Not only do they torture her, but they also diminish her from having an existence. This imbalance created as nature fails to accept Plath, subverts the sense of innocence, revealing the more darker, foreboding qualities within Plath. On another level I think that the ‘tulips’ can also personify Plath. The sense of paranoia is interesting, when Plath can ‘see’, herself from the ‘tulips’ point of view: ‘flat, ridiculous, a cut-paper shadow’. The flatness denotes her inferiority, as she views herself with no dimensions. Thus this method of objectification, distinguishes how she cannot feel love.

Just as a paper is opaque, Plath’s ability to receive love is also hindered. I found that there was a similar resonance of insecurity in the Linkin Park song: ‘Crawling’. ‘Against my will I stand beside my own reflection and it’s haunting how I can’t seem to find myself again’. The ‘fear’ of seeing your own ‘shadow’, symbolises the ‘fear’ for your own death. Thus Plath becomes closer to self-destruction by creating visualisations of the life after death. Furthermore the use of pathetic fallacy, associating ‘flowers’ with her intense anger, illustrates her ability to differentiate between two dimensions – the self and nature.

These dimensions also become symbolic of her emotions, with the exterior embodying outer connections, such as her ‘family’. She refers to them as ‘smiling hooks’, which is at first quite disturbing. Using paradox she is also able to arouse a strong sense of confusion. Moreover her ‘skin’ acts as a layer of protection to the ‘smiling hooks’, showing how Plath distances herself from people to feel secure. Perhaps, this distinguishes the fact that Plath also views the third and final dimension to her life, something that can ‘equal her oppressors with her self-inflicted oppression’.

Al Alvarez’s psychoanalytic view examines how Plath gains ‘an identity’ through her suffering, and the ‘strategy’ she employs, to manipulate her anger into something greater. This ‘strategy’ is something that Brian Keenan employs in ‘An Evil Cradling’. Keenan’s inner-self struggles to come to terms with the outside of his prison cell. Whereas we normally inhabit two interacting worlds, that of inside/outside; mental/physical – Keenan as well as Plath inhabits three. The third is the ‘cell’ and ‘bottle’, in which entrapment is endured. This is reinforced in the symbolism of the ‘eyes’, – the ‘stupid pupil’.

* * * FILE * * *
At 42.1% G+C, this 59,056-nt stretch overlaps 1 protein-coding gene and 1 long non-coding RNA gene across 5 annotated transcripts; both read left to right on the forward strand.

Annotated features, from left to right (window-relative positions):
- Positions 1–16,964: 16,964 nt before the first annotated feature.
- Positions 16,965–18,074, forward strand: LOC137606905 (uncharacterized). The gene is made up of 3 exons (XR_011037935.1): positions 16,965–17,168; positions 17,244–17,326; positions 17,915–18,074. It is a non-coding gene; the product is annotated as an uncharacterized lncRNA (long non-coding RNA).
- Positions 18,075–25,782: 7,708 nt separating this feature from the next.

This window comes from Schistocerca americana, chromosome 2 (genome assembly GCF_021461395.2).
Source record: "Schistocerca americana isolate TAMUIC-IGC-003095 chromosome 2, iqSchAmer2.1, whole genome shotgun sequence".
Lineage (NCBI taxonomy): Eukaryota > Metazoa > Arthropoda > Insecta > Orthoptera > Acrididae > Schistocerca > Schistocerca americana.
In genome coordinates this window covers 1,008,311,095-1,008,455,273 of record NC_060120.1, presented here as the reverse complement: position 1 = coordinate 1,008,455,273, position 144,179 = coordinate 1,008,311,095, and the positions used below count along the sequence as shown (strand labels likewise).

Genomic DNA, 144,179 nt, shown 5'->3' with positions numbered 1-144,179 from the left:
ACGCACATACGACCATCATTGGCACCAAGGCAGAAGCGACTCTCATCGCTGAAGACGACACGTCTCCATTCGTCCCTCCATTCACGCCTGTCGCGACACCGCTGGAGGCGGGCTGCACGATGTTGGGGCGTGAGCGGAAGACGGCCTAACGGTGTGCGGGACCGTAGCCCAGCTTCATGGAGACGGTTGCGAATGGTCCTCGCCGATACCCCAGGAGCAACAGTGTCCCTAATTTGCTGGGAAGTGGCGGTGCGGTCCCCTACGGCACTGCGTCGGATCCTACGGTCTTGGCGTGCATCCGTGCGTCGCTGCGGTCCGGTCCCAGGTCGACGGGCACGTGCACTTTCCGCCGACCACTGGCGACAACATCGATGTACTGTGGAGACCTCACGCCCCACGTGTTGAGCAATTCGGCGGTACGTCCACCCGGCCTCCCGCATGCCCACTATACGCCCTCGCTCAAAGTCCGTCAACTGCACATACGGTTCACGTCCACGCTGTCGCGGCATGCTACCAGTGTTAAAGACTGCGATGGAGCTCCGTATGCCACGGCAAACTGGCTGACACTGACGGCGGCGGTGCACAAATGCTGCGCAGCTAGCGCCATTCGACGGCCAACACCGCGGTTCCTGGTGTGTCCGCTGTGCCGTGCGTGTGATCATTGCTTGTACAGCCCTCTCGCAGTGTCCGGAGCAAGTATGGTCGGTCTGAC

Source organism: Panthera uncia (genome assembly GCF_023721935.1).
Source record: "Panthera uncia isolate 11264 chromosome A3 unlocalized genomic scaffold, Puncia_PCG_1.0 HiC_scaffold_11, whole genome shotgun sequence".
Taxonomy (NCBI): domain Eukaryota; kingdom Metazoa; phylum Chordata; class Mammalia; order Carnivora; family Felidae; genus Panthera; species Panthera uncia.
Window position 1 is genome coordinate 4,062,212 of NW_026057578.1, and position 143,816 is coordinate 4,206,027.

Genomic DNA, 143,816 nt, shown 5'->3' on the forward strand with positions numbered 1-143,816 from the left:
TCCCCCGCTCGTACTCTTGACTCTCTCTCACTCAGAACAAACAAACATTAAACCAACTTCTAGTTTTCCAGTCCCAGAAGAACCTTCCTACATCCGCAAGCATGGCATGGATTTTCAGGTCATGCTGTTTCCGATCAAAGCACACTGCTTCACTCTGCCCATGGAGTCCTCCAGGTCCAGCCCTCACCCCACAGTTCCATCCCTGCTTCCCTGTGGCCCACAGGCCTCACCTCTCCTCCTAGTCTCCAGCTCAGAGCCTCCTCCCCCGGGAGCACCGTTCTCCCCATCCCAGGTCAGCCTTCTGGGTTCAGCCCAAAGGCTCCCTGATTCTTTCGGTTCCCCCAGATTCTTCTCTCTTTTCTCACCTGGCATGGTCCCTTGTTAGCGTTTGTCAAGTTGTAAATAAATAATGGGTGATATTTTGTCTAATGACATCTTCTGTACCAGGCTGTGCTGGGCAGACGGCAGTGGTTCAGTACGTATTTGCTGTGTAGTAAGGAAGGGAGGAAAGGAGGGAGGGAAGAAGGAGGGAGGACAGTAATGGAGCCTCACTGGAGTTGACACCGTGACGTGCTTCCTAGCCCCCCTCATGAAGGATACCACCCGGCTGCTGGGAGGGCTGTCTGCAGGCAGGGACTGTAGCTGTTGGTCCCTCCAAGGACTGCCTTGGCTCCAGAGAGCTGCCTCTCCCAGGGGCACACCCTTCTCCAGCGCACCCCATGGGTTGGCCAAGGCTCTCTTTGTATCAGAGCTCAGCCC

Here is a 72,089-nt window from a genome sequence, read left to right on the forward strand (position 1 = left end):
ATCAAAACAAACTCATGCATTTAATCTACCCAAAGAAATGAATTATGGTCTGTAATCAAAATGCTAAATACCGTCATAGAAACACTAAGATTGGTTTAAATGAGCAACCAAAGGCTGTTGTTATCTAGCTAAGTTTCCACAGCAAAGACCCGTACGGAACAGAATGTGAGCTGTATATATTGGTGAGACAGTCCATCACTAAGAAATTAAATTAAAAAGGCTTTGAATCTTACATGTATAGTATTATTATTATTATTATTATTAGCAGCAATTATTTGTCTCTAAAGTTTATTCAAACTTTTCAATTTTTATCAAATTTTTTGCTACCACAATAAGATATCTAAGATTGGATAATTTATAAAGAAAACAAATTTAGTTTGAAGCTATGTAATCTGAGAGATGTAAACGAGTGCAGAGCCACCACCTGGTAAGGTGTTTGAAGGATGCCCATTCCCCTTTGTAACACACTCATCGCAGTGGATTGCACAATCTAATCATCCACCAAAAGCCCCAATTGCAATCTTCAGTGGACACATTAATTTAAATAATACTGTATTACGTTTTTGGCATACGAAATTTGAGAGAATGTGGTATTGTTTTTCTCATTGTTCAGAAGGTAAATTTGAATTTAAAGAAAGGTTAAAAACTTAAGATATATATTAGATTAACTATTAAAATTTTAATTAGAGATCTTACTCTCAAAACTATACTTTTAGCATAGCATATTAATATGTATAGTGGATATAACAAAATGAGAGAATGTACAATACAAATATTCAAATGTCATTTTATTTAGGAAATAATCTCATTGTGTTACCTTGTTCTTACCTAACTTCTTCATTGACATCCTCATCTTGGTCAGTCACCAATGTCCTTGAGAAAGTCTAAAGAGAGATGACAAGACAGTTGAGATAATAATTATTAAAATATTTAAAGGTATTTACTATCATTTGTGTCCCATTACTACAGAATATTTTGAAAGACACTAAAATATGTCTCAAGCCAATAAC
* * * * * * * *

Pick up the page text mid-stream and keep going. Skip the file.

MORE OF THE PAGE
The bitter ‘ou’ and ‘i’ sounds in the assonance of the ‘stupid pupil’, suggest Plath’s verbal effort to fuse the two words into something more meaningful and evocative. It’s almost like twisting her tongue, becoming entangled and out of control. Similarly in Sujata Bhatt’s ‘Search For My Tongue’, the idea of her ‘tongue in knots’, emphasizes her entrapment as she shows her clash between two different identities and cultures. Viewing Plath’s entrapment through this perspective shows the physical entrapment that Plath suffers through her own organs.

Psychologically functioned, the ‘eyes’ normally choose to close whenever they like, but Plath’s ‘eyes’ have to ‘take everything in’, as subconsciously she is already out of control. Hughes incorporates this idea in ‘Red’, as Plath becomes ‘wrapped around’ with ‘blood. Blood is not circulated throughout her inner-body, but the outside, revealing her lack of control over her physical senses. As her husband, he reveals her dysfunctional and self-destructive qualities that she inflicts upon herself. Moreover in my poem: ‘Frozen Eyes’, my main focal point was the pupil itself, as it resembled visually the way Plath functioned emotionally.

I imagined her pupil being ‘shot’, as the whiteness enclosing her pupils ‘dies’, just as Plath uses the image of her eyes having ‘to take everything in’. Metaphorically they cannot ‘shut’, having to endure the pain of not being able to cleanse – the state of impureness. In addition my poem advanced this image into the frequent anger that Plath possesses. As the pupil is ‘shot’, it secretes blood, symbolically releasing anger, where the redness of the blood, has connotations of violence and savagery. Consequently the pupil is wounded and at the same time unsupported because it loses its’ whiteness and the sense of purity.

This sense of being imperfect is what puts Plath in denial of her true identity. Brian Keenan says that ‘a love that cannot find an outlet turns inwards’. In the same way Plath becomes self-indulgent, turning ‘inwards’, to guard herself from evil. In ‘Lady Lazarus’, Plath’s mercurial transition from depression to self-exposure, reveals her depressing path to suffering. She goes to the extent of performing the ‘big strip tease’ to a voyeuristic audience. Losing her identity, as well as her femininity, is a strong presentation of her disgust towards life. There is no value for her body as she says: ‘What a trash’.